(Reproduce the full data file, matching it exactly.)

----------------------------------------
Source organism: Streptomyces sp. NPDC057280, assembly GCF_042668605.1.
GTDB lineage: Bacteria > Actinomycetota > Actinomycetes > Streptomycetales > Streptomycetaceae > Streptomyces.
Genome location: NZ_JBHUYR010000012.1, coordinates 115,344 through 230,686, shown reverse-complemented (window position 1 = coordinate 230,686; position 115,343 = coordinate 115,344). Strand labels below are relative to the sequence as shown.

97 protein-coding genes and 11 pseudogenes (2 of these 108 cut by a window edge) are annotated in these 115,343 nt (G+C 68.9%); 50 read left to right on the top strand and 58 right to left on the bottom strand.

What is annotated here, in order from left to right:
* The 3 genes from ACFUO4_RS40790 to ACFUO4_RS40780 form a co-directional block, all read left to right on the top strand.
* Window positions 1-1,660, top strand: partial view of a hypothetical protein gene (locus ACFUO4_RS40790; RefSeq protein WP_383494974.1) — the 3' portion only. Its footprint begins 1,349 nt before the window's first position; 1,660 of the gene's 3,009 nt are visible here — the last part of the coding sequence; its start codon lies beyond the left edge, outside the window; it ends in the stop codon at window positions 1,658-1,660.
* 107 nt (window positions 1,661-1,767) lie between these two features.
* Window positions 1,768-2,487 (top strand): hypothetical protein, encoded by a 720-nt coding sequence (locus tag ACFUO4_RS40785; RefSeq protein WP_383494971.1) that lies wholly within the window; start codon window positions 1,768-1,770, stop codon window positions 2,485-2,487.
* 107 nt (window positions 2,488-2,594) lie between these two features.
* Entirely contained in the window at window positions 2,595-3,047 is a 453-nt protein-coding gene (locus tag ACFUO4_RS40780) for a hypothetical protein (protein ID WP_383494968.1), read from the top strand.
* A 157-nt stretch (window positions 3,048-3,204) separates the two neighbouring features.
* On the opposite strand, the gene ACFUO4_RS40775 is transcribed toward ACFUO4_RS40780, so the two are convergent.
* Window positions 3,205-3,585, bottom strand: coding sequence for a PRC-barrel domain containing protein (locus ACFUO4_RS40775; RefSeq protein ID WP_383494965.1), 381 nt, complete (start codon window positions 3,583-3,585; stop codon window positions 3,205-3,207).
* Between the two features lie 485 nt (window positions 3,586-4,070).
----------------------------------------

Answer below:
Source organism: Streptomyces sp. NPDC057280, assembly GCF_042668605.1.
GTDB lineage: Bacteria > Actinomycetota > Actinomycetes > Streptomycetales > Streptomycetaceae > Streptomyces.
Genome location: NZ_JBHUYR010000012.1, coordinates 115,344 through 230,686, shown reverse-complemented (window position 1 = coordinate 230,686; position 115,343 = coordinate 115,344). Strand labels below are relative to the sequence as shown.

97 protein-coding genes and 11 pseudogenes (2 of these 108 cut by a window edge) are annotated in these 115,343 nt (G+C 68.9%); 50 read left to right on the top strand and 58 right to left on the bottom strand.

What is annotated here, in order from left to right:
* The 3 genes from ACFUO4_RS40790 to ACFUO4_RS40780 form a co-directional block, all read left to right on the top strand.
* Window positions 1-1,660, top strand: partial view of a hypothetical protein gene (locus ACFUO4_RS40790; RefSeq protein WP_383494974.1) — the 3' portion only. Its footprint begins 1,349 nt before the window's first position; 1,660 of the gene's 3,009 nt are visible here — the last part of the coding sequence; its start codon lies beyond the left edge, outside the window; it ends in the stop codon at window positions 1,658-1,660.
* 107 nt (window positions 1,661-1,767) lie between these two features.
* Window positions 1,768-2,487 (top strand): hypothetical protein, encoded by a 720-nt coding sequence (locus tag ACFUO4_RS40785; RefSeq protein WP_383494971.1) that lies wholly within the window; start codon window positions 1,768-1,770, stop codon window positions 2,485-2,487.
* 107 nt (window positions 2,488-2,594) lie between these two features.
* Entirely contained in the window at window positions 2,595-3,047 is a 453-nt protein-coding gene (locus tag ACFUO4_RS40780) for a hypothetical protein (protein ID WP_383494968.1), read from the top strand.
* A 157-nt stretch (window positions 3,048-3,204) separates the two neighbouring features.
* On the opposite strand, the gene ACFUO4_RS40775 is transcribed toward ACFUO4_RS40780, so the two are convergent.
* Window positions 3,205-3,585, bottom strand: coding sequence for a PRC-barrel domain containing protein (locus ACFUO4_RS40775; RefSeq protein ID WP_383494965.1), 381 nt, complete (start codon window positions 3,583-3,585; stop codon window positions 3,205-3,207).
* Between the two features lie 485 nt (window positions 3,586-4,070).